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DEDZA, Malawi - For the past three years, Lusita Maikolo has been in and out of school. Her parents could not manage to pay her school fees regularly, and this led to her being excluded and missing entire periods of learning.
The 17-year-old girl never gave up. During the time she was home and out of school, Lusita would help on the family farm. And after harvest season, they would sell some of their surplus crops to pay the balance of the outstanding school fees. She struggled to catch up on studies after missing time at school, and she was falling behind and at risk of being left behind despite her efforts.
“Staying at home working for long periods made me fall behind in learning,” says Lusita, who attends Katewe community day secondary school. “However, I was always determined to continue with the next class as I didn’t want to lose out on education completely.”
Poverty drives harmful practices

UNFPA is supporting students at Katewe who live in risk of dropping school due to early marriages or pregnancies ©UNFPA/Luis Tato©UNFPA/Luis Tato

Lusita also feared falling into the same trap her sister did. A year before completing her secondary education, she dropped out of school as her parents failed to pay the fees. She stayed at home for an entire school year and finally decided to get married.
“She always talked of being a professional,” she recalls, “but now she is a mother of two, struggling to make ends meet with an unemployed husband.”
Lusita’s determination was rewarded when she was selected as one of the beneficiaries of a bursary scheme supported by the UNFPA and Korea International Cooperation Agency as part of the project to support adolescent girls and teenage mothers.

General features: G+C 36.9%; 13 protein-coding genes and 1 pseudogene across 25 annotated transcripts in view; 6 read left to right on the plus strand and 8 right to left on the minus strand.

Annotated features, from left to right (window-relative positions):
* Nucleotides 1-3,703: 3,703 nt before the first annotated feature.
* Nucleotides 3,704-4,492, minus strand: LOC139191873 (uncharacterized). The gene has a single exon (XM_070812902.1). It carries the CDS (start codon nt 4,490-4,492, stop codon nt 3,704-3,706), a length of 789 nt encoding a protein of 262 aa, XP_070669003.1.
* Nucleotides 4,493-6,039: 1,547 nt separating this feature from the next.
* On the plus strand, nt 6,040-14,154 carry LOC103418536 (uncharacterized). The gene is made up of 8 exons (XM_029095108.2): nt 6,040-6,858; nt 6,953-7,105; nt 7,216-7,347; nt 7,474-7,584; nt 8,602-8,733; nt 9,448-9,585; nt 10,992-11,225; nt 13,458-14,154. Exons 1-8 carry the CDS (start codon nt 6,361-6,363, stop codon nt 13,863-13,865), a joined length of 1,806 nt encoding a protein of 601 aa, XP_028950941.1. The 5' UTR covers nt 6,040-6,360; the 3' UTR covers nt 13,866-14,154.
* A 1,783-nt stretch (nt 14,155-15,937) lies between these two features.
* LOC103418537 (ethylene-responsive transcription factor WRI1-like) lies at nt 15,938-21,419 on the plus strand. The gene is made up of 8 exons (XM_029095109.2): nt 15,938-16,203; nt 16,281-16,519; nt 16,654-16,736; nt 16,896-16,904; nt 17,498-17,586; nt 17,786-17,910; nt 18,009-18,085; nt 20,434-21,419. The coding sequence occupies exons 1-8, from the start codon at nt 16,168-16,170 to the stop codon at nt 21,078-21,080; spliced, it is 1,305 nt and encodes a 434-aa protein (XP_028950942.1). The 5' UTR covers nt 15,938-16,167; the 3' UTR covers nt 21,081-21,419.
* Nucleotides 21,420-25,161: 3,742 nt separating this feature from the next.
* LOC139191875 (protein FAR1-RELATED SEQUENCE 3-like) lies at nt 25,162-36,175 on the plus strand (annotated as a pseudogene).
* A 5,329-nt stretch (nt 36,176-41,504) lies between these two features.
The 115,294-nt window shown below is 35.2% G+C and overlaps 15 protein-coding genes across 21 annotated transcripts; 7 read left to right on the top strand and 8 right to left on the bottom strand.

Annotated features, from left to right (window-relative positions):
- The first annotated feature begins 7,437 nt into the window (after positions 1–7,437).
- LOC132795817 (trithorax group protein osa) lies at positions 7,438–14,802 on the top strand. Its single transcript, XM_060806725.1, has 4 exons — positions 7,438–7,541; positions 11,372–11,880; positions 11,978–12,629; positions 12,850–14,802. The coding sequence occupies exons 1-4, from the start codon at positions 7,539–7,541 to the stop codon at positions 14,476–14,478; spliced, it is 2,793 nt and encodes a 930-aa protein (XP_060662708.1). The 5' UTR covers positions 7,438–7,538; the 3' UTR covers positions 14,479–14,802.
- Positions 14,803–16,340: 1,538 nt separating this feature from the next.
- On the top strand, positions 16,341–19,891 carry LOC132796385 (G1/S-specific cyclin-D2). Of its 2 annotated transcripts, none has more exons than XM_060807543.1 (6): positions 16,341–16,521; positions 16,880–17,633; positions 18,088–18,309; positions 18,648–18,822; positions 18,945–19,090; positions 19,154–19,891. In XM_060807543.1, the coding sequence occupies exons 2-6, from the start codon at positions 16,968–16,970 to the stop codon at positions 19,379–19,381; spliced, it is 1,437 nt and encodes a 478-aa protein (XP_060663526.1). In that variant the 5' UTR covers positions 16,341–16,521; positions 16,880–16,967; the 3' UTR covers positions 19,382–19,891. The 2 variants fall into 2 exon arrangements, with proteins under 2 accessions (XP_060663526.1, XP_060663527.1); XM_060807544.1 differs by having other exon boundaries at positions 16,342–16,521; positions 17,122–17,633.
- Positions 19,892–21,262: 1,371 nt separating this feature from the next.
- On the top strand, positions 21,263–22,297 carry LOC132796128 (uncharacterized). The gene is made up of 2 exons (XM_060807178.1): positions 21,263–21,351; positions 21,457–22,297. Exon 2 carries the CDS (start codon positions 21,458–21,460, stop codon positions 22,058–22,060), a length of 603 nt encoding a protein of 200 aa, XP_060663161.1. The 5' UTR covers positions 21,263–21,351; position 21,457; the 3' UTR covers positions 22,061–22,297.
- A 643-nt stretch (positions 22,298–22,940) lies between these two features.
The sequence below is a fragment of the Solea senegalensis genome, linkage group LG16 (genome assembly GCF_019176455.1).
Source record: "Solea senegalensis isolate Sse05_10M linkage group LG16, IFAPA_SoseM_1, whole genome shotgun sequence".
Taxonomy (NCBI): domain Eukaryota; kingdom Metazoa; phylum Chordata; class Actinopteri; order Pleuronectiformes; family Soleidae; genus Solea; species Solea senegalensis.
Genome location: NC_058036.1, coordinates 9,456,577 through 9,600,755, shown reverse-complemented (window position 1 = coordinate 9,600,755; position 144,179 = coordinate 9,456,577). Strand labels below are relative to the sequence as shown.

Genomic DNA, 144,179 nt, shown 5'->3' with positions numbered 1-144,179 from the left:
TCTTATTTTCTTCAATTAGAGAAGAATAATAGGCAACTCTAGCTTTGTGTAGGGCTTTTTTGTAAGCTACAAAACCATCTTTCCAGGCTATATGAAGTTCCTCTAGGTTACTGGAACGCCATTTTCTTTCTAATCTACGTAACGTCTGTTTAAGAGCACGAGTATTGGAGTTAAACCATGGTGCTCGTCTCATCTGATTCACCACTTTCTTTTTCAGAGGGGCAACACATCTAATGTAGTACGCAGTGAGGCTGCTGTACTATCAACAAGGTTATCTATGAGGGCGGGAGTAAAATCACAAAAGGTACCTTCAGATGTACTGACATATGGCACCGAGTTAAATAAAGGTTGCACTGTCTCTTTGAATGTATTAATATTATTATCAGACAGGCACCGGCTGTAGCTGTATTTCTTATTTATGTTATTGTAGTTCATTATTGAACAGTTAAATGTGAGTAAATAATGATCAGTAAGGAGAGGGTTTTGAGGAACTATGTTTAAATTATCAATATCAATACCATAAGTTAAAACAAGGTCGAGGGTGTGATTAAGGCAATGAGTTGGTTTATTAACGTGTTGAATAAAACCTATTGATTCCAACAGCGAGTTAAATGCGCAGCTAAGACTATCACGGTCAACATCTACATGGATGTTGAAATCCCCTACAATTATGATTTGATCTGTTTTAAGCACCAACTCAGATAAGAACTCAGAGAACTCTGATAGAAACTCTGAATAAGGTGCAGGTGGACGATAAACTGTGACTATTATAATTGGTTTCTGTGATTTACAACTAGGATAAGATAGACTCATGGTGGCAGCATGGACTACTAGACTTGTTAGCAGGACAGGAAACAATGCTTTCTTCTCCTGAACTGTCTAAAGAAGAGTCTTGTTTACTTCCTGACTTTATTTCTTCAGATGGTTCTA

Education is a game-changer
Her bursary covers school fees, which are crucial to ensure Lusita can focus on her education. Additional support is also available for her school uniform, shoes, note books, and pens.

Lusita and her friends attend a class at Katewe Community Day Secondary School in Katewe near Dedza, ©UNFPA/Luis Tato

She is one of the 45 disadvantaged girls in Dedza and Mchinji districts to be selected as part of the scheme. Lusita beams “My school performance has improved since I was selected, and now I have more time to concentrate on my studies.”
So far, Katewe secondary school has three girls on the bursary scheme. Another beneficiary, Tapiwa Penuel says she wishes the scheme started some time back.
“I lost a lot of time loafing at home because my parents couldn’t afford to pay for my school fees,” she says. “Although I tried to study on my own, I couldn’t understand most of the material. I needed to be guided by the teachers.”
Tapiwa is now on course to finish her secondary school education and she has big dreams. “I want to be journalist,” she says emphatically. “Ever since I was young, I have dreamed about this career. And now that I have a helping hand to finish my studies, I will work to make my dream come true.”

Tapiwa Panuel, a student supported by UNFPA poses for a portrait at Katewe Community Day Secondary School in Katewe near Dedza, Malawi ©UNFPA/Luis Tato

Mr. Macdonald Chinkombelo, who is the Deputy Headmaster at Katewe, believes the scheme is a game-changer for these girls.
“It’s worrying that some bright young girls see their dreams cut short because they come from a poor background. The bursary scheme helps them finish their secondary school and concentrate on education as a pathway, not marriage or having children.”

Education is a crucial catalyst for change for young girls. Access to girls and boys to primary level education has increased exponentially in Malawi since the introduction of compulsory primary education in 1994. Increased enrolment and a reduction in dropout rates are major markers of progress towards providing for an inclusive education system.

However, many challenges persist including low enrolment rates at secondary levels, large class rooms that average 60 students per teacher and the low quality of teaching resources. Girls are also more likely than boys to drop out of school in Malawi. Poverty, unpaid domestic work in the home and harmful practices including underage marriage and teenage pregnancy are key drivers of adolescent girls leaving school before completing the primary certificate.
Joseph Scott, Communications Analyst